So here we are, the last wildlife enquiries blog for 2013, we thought we would use this blog to think back to what has been a dramatic year for wildlife in the UK and to look forward to next year. 2013 has flown by so here is a quick recap on some of the wildlife stories.
The year started with one of the best 'waxwing winters' that we have seen in the UK for some time, numbering in the several thousands (not repeated so far this winter unfortunately!). The cold weather and poor natural food availability piled on the pressure for our wintering birds and the cold snap came back with a vengeance as we entered into spring playing havoc with many early nesting attempts and migratory birds.
What happened next was quite a surprise, we actually had a proper summer! Late spring and the summer months provided ideal conditions for wildlife of all kinds. Flowers were plentiful along the hedgerows, bees, moths and butterflies were able to breed and that made for a productive summer for many of our bird species who are still taking advantage of the bounty created by the good early summer weather with lots of berries and fruit still to find in the trees and shrubs. Acorns also bounced back after an almost total fail last year much to the joy of our resident jays!
A few big things happened in 'RSPB world' - the state of nature report was published in a joint operation across lots of conservation groups, we launched our Giving Nature a Home campaign, the hen harrier failed to breed in England, cranes bred in Scotland...there are so many stories, what conservation story sticks out most in your mind from 2013?
Despite a few storms this autumn the weather has been fairly mild which has meant many gardens being pretty quiet in terms of birdlife, they are still finding plenty of shelter and food in the hedges and woodland edges. And here we are again, on the back of some of the worst storms for decades picking up the pieces, what could happen next year? Well my prediction is that things may get a little colder over the next month or so and gardens will once again bustle with birdlife around the feeders. With a few nights of clear sky lately i've been keeping a look out for shooting stars, there have been a few corkers, I have been using my wishes wisely, I'm hoping for a mild spring which may help the fortunes of our migrant visitors, but the one thing I really do wish for next year is a year of success for hen harriers!
What would be your wish for 2014 regarding wildlife in the UK?
This will also be my last blog so farewell, thanks for following, I hope you have found my wafflings interesting or useful!
Merry Christmas and happy new year!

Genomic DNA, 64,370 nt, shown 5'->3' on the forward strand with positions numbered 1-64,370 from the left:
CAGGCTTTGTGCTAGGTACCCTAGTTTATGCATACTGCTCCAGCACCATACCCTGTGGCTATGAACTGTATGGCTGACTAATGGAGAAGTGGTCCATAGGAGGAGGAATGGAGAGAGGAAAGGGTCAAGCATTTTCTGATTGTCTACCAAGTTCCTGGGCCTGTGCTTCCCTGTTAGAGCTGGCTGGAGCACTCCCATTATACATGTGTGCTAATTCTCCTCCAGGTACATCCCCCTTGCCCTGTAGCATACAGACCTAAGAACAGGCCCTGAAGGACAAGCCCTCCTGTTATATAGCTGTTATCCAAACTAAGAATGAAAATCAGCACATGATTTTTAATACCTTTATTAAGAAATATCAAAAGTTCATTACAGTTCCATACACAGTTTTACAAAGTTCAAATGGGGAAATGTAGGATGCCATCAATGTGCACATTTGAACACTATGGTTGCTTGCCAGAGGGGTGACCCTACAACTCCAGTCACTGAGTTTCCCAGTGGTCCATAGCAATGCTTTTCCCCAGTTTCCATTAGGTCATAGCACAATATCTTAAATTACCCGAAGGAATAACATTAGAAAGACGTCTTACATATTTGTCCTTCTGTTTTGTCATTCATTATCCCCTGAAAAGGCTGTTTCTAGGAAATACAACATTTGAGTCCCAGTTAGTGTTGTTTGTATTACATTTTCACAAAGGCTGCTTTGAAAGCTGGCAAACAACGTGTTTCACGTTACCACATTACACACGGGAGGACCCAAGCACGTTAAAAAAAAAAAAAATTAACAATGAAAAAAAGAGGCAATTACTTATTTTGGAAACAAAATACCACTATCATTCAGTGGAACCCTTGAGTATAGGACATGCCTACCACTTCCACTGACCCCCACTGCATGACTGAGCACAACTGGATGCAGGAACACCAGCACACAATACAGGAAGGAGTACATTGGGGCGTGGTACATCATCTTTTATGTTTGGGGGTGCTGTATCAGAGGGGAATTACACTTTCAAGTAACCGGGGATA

Andy Hay (rspb-images.com)
Some may avoid it by shopping online, some may do it earlier and some might just not do it at all, but I can't help but consider Christmas shopping as a necessary evil at this time of year. The crowded streets, bombardment of Christmas music over the radio and the cold weather don't make it a particularly appealing prospect for me. However, even the dreaded Christmas shopping can result in opportunities to observe some of natures spectacles. Here are a few things to look out for!
Pied wagtails - this charming little bird of our towns and cities is often one of the only birds you will come across in the street. If you can't see it you might hear it flitting between rooftops making it's 'chis-sik' call. During the winter they often gather in large numbers in towns where they roost communally in street trees.
Car park berry trees - most out of town shopping centres have some degree of tree planting and thankfully for our wintering birds they choose berry bearing species like rowans. Unfortunately this year we probably won't be seeing too many waxwings but keep an eye out on these trees just in case, you should see our normal bunch of winter thrushes and finches taking advantage, as well as the ever present woodpigeons and starlings.
Town parks - get away from the rat race for a few minutes to have a walk around any nearby town parks, you might find some waterfowl, stumble across a mixed flock of tits and goldcrests in the shrubs or even a few minutes watching the feral pigeons may help calm any frayed nerves! If there is a river running through the town then there might be a chance to see some otters, water voles or grey wagtails along the banks.
Look up - over the town many things could be happening to which the vast majority of shoppers will be oblivious. A peregrine may be perched up high surveying the area for the next meal, gulls may be passing overhead in their lazy 'v's heading to roost or a starling murmuration may be twisting across the sky before dropping into a nearby copse.
Late night shopping - keep an eye out for any foxes that might be lurking in the darkness, you might even hear a tawny owl.
Can you think of any other urban wildlife that could offer a welcome distraction during the Christmas shopping scrummage?